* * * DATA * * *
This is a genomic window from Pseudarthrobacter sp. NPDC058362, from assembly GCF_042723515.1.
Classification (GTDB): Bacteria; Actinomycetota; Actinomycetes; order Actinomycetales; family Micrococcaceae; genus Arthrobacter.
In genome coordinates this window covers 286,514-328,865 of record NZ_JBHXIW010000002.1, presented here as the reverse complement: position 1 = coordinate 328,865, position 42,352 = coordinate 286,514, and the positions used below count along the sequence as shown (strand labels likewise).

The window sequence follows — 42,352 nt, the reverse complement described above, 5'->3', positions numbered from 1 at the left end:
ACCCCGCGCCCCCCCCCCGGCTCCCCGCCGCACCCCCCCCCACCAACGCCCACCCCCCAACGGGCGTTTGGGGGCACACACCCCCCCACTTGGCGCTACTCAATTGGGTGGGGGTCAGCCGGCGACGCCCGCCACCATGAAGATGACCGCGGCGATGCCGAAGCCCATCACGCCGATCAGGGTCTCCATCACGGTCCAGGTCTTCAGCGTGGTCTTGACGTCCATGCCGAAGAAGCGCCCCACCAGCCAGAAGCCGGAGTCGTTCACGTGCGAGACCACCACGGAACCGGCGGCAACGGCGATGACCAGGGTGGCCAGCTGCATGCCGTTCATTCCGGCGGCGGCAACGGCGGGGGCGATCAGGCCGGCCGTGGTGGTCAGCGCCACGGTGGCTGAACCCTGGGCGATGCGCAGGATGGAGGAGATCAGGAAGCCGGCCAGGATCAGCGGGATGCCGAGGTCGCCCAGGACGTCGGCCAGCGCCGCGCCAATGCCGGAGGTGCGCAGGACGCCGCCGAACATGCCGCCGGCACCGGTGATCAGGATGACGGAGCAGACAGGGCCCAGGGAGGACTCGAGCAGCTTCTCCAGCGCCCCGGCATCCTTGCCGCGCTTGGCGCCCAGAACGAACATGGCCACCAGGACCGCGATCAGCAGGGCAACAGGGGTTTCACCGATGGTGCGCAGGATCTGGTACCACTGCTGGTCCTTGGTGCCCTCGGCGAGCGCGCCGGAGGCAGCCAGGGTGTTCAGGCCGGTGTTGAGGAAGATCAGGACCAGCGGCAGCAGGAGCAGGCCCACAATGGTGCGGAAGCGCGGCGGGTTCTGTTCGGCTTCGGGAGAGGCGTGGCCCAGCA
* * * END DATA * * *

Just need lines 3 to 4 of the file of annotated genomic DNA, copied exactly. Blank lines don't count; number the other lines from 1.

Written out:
In genome coordinates this window covers 286,514-328,865 of record NZ_JBHXIW010000002.1, presented here as the reverse complement: position 1 = coordinate 328,865, position 42,352 = coordinate 286,514, and the positions used below count along the sequence as shown (strand labels likewise).

The window sequence follows — 42,352 nt, the reverse complement described above, 5'->3', positions numbered from 1 at the left end: